Montrose County commissioners would like the government to retain the Uranium Leasing Program they say is vital to the West End.

The U.S. Department of Energy is accepting comments on its draft programmatic environmental impact statement for the program, through which its Office of Legacy Management administers 31 lease tracts in the Uravan Mineral Belt.

“The Uranium Leasing Program is a critical mechanism for allowing access to domestic uranium and vanadium resources,” commissioners Ron Henderson, Gary Ellis and David White said in a formal written comment to the DOE on Monday.

“The ability to access these federally administered mineral resources is still important today.”

The commissioners said they concur with draft PEIS findings indicating that continuing the program would have negligible to minimal impact.

They tendered unanimous support for the fourth alternative listed in the draft PEIS, which would continue the program for at least the next 10 years.

“It allows continued access to those resources, the uranium and vanadium resources in the West End,” said Jon Waschbusch, county government affairs director. He said some of the other alternatives would not allow for the ULP’s continuation.

“There’s a couple alternatives that were evaluated that would have ended the program. It’s not a good idea in general,” he said.

The draft PEIS was released in March.

An earlier assessment was scrapped in 2011 after a 2008 lawsuit. The Office of Legacy Management in 2007 proposed expanding the ULP land from 13 to 31 leases and issued what opponents considered a weaker PEIS, then approved bids for most of the leases. (See Dick Kamp article in March 13 Daily Press.)

In a 2008 lawsuit, Telluride-based Sheep Mountain Alliance and other plaintiffs, contended that the office failed to follow National Environmental Policy Act procedures.

The DOE’s website says that a programmatic environmental assessment conducted in 2007 led to a finding of no significant impact and a determination that an environmental impact statement was not required.

“The DOE has now determined that in light of additional site-specific information that the DOE has gathered as a result of the site-specific agency actions proposed ... it is now appropriate for the DOE to prepare a PEIS,” the site says.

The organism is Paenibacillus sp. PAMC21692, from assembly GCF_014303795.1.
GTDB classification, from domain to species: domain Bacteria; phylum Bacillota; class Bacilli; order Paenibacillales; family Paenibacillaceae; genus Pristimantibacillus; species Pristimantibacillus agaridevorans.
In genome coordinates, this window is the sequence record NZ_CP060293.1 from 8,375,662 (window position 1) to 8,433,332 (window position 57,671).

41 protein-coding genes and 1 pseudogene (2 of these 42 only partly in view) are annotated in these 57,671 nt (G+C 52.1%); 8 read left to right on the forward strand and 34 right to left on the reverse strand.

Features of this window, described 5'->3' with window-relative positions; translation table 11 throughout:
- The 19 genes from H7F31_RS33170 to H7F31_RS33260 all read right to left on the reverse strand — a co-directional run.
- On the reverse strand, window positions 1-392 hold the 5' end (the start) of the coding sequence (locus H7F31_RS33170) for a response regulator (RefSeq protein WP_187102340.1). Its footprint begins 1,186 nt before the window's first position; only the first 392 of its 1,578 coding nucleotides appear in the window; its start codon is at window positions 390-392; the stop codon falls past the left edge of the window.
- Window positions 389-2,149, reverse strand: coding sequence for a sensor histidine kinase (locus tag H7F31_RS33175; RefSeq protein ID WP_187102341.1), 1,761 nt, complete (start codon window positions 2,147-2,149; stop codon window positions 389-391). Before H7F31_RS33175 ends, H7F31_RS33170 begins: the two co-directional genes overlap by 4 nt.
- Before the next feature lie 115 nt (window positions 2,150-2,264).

The alternatives under the current draft PEIS are:

• Terminate all leases, with all operations to be reclaimed by lessees;

• End uranium leasing and relinquish lands, allowing the Bureau of Land Management to determine if the lands are suitable to be managed as part of the public domain;

• The DOE would continue uranium leasing as it existed before July 2007 with 13 active leases for the next 10-year period or for another reasonable period, and DOE would terminate the remaining leases;

• The DOE would continue uranium leasing as it existed before July 2007 with 13 active leases only for the next 10-year period or for another reasonable period, and DOE would terminate the remaining leases;

• No action — the ULP would continue with 31 lease tracts until 2018, and the leases would continue exactly as they were issued in 2008.

The draft PEIS looked at potential effects on several health and environmental fronts, including air quality, geology, water resources, land use, socioeconomics, transportation, cultural resources and waste management.

The DOE also looked at possible cumulative effects that could occur.

Comments are accepted until May 16. Visit http://tinyurl.com/uraniumcomment.

For more information and documents, visit http://ulpeis.anl.gov.

 

Wick Communications environmental liaison Dick Kamp contributed to this report.


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